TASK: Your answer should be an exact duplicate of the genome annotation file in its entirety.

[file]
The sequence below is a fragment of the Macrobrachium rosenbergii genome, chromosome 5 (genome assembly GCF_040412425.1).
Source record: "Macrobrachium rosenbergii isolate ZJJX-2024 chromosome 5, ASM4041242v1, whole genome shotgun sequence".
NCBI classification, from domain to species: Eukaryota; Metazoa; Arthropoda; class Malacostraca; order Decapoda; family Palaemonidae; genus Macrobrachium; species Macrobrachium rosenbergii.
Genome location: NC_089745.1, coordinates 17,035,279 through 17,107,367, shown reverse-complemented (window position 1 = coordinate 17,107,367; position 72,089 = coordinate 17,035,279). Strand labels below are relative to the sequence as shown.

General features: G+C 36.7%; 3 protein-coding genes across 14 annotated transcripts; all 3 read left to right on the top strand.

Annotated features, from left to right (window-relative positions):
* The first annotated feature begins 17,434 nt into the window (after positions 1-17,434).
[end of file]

The sequence below is a fragment of the Macrobrachium rosenbergii genome, chromosome 5 (genome assembly GCF_040412425.1).
Source record: "Macrobrachium rosenbergii isolate ZJJX-2024 chromosome 5, ASM4041242v1, whole genome shotgun sequence".
NCBI classification, from domain to species: Eukaryota; Metazoa; Arthropoda; class Malacostraca; order Decapoda; family Palaemonidae; genus Macrobrachium; species Macrobrachium rosenbergii.
Genome location: NC_089745.1, coordinates 17,035,279 through 17,107,367, shown reverse-complemented (window position 1 = coordinate 17,107,367; position 72,089 = coordinate 17,035,279). Strand labels below are relative to the sequence as shown.

General features: G+C 36.7%; 3 protein-coding genes across 14 annotated transcripts; all 3 read left to right on the top strand.

Annotated features, from left to right (window-relative positions):
* The first annotated feature begins 17,434 nt into the window (after positions 1-17,434).